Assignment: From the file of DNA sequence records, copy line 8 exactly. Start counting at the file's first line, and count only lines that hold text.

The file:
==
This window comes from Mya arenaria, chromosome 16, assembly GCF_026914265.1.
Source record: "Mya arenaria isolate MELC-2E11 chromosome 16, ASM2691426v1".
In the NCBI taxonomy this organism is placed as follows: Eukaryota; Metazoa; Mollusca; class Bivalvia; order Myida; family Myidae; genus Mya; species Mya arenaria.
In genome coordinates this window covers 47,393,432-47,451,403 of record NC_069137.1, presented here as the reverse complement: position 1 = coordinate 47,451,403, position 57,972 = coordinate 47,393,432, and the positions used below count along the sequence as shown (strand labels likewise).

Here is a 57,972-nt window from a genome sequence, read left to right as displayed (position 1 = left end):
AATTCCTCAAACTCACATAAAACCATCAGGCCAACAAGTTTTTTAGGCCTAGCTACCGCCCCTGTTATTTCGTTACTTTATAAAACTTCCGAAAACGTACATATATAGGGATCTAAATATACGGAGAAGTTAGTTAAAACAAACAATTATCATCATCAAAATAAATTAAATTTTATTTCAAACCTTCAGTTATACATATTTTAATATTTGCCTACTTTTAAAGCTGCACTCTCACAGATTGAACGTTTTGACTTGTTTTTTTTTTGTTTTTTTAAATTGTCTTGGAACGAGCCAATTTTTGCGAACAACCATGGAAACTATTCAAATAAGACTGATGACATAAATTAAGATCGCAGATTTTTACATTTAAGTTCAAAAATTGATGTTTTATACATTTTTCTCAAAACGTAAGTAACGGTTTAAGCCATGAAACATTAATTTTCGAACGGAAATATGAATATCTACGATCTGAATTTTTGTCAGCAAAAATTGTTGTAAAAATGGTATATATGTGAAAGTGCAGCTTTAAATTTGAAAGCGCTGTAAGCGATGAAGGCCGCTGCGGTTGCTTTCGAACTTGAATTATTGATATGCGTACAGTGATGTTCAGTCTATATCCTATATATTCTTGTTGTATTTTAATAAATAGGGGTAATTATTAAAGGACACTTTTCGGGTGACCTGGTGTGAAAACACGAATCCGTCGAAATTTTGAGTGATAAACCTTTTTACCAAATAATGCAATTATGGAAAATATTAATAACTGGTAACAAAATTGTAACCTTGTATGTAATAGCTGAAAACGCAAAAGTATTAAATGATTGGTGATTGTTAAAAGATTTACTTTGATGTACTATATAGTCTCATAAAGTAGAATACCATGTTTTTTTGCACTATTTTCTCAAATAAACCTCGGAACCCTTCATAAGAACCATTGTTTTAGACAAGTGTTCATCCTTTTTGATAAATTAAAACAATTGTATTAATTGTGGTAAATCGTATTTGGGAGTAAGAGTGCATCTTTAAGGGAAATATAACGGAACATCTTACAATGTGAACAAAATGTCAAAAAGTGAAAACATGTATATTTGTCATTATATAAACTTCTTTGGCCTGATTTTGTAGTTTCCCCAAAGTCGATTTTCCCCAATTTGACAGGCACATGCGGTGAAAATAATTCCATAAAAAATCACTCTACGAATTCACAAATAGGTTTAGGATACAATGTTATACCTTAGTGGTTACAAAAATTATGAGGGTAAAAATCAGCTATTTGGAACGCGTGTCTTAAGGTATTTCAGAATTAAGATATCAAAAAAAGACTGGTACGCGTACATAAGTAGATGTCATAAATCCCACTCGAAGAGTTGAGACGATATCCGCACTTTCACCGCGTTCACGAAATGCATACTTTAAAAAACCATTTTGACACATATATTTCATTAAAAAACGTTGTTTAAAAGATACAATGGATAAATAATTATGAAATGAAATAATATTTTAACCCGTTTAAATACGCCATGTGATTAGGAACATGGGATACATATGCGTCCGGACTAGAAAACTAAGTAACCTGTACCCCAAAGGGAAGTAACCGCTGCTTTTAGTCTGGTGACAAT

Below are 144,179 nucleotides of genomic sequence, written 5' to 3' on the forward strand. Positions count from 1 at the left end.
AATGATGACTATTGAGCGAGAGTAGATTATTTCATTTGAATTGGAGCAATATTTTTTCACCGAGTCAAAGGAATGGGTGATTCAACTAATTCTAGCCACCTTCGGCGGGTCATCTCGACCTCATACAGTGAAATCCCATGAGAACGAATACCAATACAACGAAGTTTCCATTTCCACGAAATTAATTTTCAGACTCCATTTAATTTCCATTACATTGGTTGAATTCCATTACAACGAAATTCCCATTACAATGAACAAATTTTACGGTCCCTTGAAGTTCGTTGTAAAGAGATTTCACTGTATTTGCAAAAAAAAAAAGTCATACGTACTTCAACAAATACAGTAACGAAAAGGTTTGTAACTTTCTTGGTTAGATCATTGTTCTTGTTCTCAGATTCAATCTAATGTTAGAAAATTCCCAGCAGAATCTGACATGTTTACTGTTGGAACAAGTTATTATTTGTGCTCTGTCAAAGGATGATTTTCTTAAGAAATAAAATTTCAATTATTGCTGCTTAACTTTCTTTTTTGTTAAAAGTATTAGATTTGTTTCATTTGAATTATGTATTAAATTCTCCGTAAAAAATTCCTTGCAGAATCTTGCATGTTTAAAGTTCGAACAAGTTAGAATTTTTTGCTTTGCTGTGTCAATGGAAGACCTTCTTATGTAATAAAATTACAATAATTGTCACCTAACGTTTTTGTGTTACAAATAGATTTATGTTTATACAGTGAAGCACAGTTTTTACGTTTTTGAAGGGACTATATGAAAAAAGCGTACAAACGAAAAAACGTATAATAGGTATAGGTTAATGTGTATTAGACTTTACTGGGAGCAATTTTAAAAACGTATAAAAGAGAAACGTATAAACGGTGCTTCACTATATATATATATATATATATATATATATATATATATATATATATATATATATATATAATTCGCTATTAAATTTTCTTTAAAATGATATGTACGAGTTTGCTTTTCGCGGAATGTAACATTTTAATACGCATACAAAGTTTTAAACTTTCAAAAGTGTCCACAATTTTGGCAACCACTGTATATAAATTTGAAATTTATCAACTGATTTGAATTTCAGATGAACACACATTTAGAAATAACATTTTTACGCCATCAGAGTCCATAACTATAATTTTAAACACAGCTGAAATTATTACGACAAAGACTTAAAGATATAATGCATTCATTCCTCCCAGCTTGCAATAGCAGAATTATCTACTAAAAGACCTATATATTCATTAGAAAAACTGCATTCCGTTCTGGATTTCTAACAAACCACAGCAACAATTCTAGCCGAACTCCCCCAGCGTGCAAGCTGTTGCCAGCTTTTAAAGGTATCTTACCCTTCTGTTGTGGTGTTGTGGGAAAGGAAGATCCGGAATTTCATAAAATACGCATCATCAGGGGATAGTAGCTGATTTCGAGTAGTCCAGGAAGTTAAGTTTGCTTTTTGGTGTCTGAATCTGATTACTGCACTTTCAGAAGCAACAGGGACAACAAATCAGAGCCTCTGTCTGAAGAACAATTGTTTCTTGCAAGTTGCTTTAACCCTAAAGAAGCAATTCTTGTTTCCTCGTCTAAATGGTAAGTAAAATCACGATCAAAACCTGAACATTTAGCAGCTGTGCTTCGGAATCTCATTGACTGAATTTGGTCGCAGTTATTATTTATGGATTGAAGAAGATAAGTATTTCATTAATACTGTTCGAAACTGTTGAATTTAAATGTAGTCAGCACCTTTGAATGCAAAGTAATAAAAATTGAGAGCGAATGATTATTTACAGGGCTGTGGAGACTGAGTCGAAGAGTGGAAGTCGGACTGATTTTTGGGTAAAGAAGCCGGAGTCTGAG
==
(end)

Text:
AATGATGACTATTGAGCGAGAGTAGATTATTTCATTTGAATTGGAGCAATATTTTTTCACCGAGTCAAAGGAATGGGTGATTCAACTAATTCTAGCCACCTTCGGCGGGTCATCTCGACCTCATACAGTGAAATCCCATGAGAACGAATACCAATACAACGAAGTTTCCATTTCCACGAAATTAATTTTCAGACTCCATTTAATTTCCATTACATTGGTTGAATTCCATTACAACGAAATTCCCATTACAATGAACAAATTTTACGGTCCCTTGAAGTTCGTTGTAAAGAGATTTCACTGTATTTGCAAAAAAAAAAAGTCATACGTACTTCAACAAATACAGTAACGAAAAGGTTTGTAACTTTCTTGGTTAGATCATTGTTCTTGTTCTCAGATTCAATCTAATGTTAGAAAATTCCCAGCAGAATCTGACATGTTTACTGTTGGAACAAGTTATTATTTGTGCTCTGTCAAAGGATGATTTTCTTAAGAAATAAAATTTCAATTATTGCTGCTTAACTTTCTTTTTTGTTAAAAGTATTAGATTTGTTTCATTTGAATTATGTATTAAATTCTCCGTAAAAAATTCCTTGCAGAATCTTGCATGTTTAAAGTTCGAACAAGTTAGAATTTTTTGCTTTGCTGTGTCAATGGAAGACCTTCTTATGTAATAAAATTACAATAATTGTCACCTAACGTTTTTGTGTTACAAATAGATTTATGTTTATACAGTGAAGCACAGTTTTTACGTTTTTGAAGGGACTATATGAAAAAAGCGTACAAACGAAAAAACGTATAATAGGTATAGGTTAATGTGTATTAGACTTTACTGGGAGCAATTTTAAAAACGTATAAAAGAGAAACGTATAAACGGTGCTTCACTATATATATATATATATATATATATATATATATATATATATATATATATATATATATAATTCGCTATTAAATTTTCTTTAAAATGATATGTACGAGTTTGCTTTTCGCGGAATGTAACATTTTAATACGCATACAAAGTTTTAAACTTTCAAAAGTGTCCACAATTTTGGCAACCACTGTATATAAATTTGAAATTTATCAACTGATTTGAATTTCAGATGAACACACATTTAGAAATAACATTTTTACGCCATCAGAGTCCATAACTATAATTTTAAACACAGCTGAAATTATTACGACAAAGACTTAAAGATATAATGCATTCATTCCTCCCAGCTTGCAATAGCAGAATTATCTACTAAAAGACCTATATATTCATTAGAAAAACTGCATTCCGTTCTGGATTTCTAACAAACCACAGCAACAATTCTAGCCGAACTCCCCCAGCGTGCAAGCTGTTGCCAGCTTTTAAAGGTATCTTACCCTTCTGTTGTGGTGTTGTGGGAAAGGAAGATCCGGAATTTCATAAAATACGCATCATCAGGGGATAGTAGCTGATTTCGAGTAGTCCAGGAAGTTAAGTTTGCTTTTTGGTGTCTGAATCTGATTACTGCACTTTCAGAAGCAACAGGGACAACAAATCAGAGCCTCTGTCTGAAGAACAATTGTTTCTTGCAAGTTGCTTTAACCCTAAAGAAGCAATTCTTGTTTCCTCGTCTAAATGGTAAGTAAAATCACGATCAAAACCTGAACATTTAGCAGCTGTGCTTCGGAATCTCATTGACTGAATTTGGTCGCAGTTATTATTTATGGATTGAAGAAGATAAGTATTTCATTAATACTGTTCGAAACTGTTGAATTTAAATGTAGTCAGCACCTTTGAATGCAAAGTAATAAAAATTGAGAGCGAATGATTATTTACAGGGCTGTGGAGACTGAGTCGAAGAGTGGAAGTCGGACTGATTTTTGGGTAAAGAAGCCGGAGTCTGAG